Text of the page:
• someotherguy
    11:30 am on April 4th, 2010 10

    Sarcasm being set aside. The US is the only thing holding China back from its imperialistic nature, or have you totally missed the news lately.

    We do not ~need~ to have a large force here, just a small enough out to do the mission, which is providing logistical / intelligence to the ROK's. China, or any other nation interested in expanding their borders, would have to worry about dragging us into a fight. America hasn't lost a war in a hundred years, its a statistical certainty that we would eventually win any engagement we entered (politics aside). This is without going into the insane realm of nuclear war's and all the nastiness that involves.

    So no, the US should not leave Korea. We've a deeply vested interest in staying on this side of the world. It gives us a platform for projection of power, and the ability to mitigate disputes / put out fires before they start.

    Some people always assume it would be best to just "stick to our own business" because what happens in other parts of the world "doesn't concern us". We discovered the fallacy of that belief first hand during WWI/WWII. The Europeans are just too weak and spineless to actually do anything to keep peace. They'll make statements and gestures, posturing and all that, but in the end they won't do a damn thing. Would be dictators know this. If you ignore small problems long enough, they turn in big nasty problems that ignite world wars which just drag us into them anyways.

    Or to paraphrase, there hasn't been a single major war since the US started its policy of policing the world, containing small wars, and preventing aggressive powers from having a free hand. We've had stellar success in this endeavor despite enemy's both abroad and in our homes.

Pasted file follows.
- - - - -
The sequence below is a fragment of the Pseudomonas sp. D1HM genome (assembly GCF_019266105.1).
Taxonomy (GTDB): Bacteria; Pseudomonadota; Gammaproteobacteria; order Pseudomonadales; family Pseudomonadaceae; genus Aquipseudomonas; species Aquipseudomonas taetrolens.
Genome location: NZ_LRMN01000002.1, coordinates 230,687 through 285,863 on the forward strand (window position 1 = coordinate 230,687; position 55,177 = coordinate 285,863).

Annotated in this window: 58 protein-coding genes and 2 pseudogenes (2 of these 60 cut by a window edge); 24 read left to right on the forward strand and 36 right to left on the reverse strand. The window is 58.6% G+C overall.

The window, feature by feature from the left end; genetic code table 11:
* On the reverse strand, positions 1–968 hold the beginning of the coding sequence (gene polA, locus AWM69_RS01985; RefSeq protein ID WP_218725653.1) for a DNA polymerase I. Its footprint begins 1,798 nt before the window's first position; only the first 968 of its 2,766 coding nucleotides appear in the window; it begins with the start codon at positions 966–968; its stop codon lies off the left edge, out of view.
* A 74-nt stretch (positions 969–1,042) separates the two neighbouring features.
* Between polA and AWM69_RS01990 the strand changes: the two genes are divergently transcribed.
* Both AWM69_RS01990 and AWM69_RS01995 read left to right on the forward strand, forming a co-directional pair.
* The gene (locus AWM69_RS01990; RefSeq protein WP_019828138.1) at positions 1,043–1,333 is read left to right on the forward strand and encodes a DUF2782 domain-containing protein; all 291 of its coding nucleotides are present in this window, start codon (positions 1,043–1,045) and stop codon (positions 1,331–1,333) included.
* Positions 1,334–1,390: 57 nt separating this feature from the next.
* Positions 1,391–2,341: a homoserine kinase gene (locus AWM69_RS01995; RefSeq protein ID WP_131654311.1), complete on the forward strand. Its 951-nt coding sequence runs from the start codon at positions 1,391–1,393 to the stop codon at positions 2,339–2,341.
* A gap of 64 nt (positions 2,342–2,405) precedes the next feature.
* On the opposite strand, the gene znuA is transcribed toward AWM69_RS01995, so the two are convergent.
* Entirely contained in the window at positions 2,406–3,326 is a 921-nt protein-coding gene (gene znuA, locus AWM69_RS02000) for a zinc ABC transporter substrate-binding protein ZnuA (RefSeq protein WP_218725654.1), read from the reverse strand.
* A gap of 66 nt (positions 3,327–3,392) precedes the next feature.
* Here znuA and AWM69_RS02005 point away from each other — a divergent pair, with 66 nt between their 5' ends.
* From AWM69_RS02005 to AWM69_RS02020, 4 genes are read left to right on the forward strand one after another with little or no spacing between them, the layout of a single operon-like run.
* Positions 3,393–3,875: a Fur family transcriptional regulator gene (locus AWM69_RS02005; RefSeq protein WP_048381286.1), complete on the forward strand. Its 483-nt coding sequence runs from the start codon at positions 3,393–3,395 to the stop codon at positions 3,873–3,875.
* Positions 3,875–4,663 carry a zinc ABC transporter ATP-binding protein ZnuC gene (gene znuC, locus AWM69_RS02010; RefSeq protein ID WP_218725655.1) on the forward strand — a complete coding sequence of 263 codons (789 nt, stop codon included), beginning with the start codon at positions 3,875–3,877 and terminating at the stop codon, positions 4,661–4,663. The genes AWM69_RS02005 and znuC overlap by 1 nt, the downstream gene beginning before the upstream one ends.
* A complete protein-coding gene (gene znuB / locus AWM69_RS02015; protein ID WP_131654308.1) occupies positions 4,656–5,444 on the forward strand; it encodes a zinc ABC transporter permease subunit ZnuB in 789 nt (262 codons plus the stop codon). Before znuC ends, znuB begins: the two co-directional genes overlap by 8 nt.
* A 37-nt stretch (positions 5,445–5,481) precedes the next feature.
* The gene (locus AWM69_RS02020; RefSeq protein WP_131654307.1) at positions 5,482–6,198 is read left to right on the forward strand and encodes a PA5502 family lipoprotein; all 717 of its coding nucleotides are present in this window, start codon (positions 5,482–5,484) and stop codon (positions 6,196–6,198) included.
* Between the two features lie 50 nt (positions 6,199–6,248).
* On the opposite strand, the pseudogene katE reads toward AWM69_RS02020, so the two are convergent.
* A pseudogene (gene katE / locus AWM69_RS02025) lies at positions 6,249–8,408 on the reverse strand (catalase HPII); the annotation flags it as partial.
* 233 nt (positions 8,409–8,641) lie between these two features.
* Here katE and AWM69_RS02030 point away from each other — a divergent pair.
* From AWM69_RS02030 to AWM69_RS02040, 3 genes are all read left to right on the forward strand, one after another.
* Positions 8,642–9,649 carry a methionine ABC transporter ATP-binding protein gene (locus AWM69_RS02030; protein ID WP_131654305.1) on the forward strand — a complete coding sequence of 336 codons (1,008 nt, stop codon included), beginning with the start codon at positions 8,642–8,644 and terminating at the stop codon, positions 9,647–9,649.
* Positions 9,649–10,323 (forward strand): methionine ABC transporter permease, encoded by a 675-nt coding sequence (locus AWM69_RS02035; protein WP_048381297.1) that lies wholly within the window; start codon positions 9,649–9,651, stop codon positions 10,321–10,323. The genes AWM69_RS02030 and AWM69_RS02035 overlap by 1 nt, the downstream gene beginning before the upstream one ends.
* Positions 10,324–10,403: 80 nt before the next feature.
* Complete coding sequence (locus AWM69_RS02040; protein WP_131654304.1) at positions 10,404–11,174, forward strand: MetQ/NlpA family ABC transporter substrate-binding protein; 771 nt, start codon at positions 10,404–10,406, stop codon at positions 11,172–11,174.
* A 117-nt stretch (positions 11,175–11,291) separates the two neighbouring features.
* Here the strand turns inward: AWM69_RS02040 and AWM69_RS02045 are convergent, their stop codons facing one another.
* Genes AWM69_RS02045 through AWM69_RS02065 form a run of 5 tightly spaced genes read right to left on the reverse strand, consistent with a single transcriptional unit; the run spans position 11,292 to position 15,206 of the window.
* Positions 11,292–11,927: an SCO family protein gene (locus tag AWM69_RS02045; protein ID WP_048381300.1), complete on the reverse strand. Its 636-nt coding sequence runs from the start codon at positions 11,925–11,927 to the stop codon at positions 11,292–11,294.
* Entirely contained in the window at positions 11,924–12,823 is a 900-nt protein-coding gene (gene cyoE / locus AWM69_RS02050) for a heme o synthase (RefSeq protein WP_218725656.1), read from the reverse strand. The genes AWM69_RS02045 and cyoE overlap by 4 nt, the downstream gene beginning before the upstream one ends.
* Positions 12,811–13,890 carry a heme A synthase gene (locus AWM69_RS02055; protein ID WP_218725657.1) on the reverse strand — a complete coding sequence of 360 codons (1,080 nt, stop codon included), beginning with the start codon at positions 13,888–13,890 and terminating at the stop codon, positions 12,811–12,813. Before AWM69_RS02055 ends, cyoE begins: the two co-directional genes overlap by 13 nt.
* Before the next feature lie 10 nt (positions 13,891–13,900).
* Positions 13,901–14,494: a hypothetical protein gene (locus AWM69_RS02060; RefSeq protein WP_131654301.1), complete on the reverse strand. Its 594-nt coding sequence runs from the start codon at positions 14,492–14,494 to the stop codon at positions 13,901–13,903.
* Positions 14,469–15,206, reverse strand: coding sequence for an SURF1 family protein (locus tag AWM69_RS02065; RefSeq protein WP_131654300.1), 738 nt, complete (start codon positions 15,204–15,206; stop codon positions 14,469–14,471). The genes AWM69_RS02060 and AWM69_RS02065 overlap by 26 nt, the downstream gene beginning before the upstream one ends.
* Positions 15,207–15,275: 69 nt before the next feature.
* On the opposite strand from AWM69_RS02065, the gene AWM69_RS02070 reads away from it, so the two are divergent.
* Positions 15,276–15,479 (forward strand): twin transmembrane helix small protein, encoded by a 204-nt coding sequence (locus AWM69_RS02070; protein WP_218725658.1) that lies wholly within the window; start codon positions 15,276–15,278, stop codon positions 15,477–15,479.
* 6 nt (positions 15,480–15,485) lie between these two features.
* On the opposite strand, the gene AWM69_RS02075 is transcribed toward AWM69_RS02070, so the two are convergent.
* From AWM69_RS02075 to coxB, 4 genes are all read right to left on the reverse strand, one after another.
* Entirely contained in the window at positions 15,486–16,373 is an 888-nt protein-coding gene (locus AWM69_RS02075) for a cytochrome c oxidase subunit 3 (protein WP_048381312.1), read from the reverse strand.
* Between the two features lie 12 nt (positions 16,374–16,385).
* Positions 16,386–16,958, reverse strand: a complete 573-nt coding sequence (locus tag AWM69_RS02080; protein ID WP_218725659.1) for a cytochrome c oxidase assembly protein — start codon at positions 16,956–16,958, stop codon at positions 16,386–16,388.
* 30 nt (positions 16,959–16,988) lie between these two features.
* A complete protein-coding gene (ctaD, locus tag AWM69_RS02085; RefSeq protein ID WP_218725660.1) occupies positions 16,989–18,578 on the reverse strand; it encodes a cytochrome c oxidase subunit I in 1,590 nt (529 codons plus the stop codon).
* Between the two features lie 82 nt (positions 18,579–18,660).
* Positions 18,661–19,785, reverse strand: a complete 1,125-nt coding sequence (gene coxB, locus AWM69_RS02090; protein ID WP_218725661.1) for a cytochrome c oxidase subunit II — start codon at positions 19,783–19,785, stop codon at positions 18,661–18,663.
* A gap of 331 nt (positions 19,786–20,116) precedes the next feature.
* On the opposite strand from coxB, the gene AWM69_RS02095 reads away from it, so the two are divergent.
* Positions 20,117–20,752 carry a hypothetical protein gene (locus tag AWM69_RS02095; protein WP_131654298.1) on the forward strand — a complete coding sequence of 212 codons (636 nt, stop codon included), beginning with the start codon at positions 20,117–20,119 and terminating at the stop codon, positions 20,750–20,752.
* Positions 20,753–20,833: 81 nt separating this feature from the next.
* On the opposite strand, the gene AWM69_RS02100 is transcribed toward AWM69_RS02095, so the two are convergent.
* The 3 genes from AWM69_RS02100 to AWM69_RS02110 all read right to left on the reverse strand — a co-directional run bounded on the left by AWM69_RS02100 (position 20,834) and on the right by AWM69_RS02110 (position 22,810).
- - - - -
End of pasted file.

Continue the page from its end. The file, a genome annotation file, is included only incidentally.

• Retired GI
    2:40 pm on April 4th, 2010 11

    I'm glad to see someone make an honest attempt at explaining it. Having spent eight years at the "Hump", on and off over twenty years, I have heard this before. I see the logic of it, as you explained it. I do not agree 100%. I sometimes feel that we should give Asia an opportunity to display some new found maturity. Step off a bit. It isn't like we will EVER be far off, when needed.

    As for dragging America into a fight—not likely in the next three years. (politics not set aside)

    I have spent some time in Korea. I can not in good conscious say that we need to have "boots on the ground" in Korea. My point is mute as we WILL be there for — the rest of my life. I see it as a pointless intrusion on an ungratefull and uncaring country. With the weapon systems of today, boots on the ground are no longer needed—in THIS country.

    Unless your point is that the ROK military is totally incapable of holding off their Brothers from the North for more than a couple of days.

    If that is your point, I might agree that Korea needs to have American boots on their soil. Sad statement that it is.

    (The "doorbell effect" of American military dying when the Reds come down MSR1 is no longer needed)

    As you said, America has not lost a major war in 100 years. I disagree.